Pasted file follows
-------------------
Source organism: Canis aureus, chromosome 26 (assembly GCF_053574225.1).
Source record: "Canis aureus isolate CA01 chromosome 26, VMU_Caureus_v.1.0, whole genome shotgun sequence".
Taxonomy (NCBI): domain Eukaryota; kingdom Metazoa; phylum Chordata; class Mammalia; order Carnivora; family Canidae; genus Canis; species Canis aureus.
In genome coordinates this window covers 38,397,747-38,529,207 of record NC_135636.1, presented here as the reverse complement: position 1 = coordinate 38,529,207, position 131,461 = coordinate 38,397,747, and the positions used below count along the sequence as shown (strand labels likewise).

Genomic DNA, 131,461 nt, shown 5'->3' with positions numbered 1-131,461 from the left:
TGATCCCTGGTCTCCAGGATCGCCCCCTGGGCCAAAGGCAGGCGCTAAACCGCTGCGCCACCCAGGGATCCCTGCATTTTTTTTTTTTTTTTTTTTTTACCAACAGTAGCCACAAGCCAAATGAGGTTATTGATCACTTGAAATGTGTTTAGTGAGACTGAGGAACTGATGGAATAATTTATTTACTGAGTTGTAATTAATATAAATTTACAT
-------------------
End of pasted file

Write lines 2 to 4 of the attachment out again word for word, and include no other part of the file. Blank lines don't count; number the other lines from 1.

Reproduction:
Source record: "Canis aureus isolate CA01 chromosome 26, VMU_Caureus_v.1.0, whole genome shotgun sequence".
Taxonomy (NCBI): domain Eukaryota; kingdom Metazoa; phylum Chordata; class Mammalia; order Carnivora; family Canidae; genus Canis; species Canis aureus.
In genome coordinates this window covers 38,397,747-38,529,207 of record NC_135636.1, presented here as the reverse complement: position 1 = coordinate 38,529,207, position 131,461 = coordinate 38,397,747, and the positions used below count along the sequence as shown (strand labels likewise).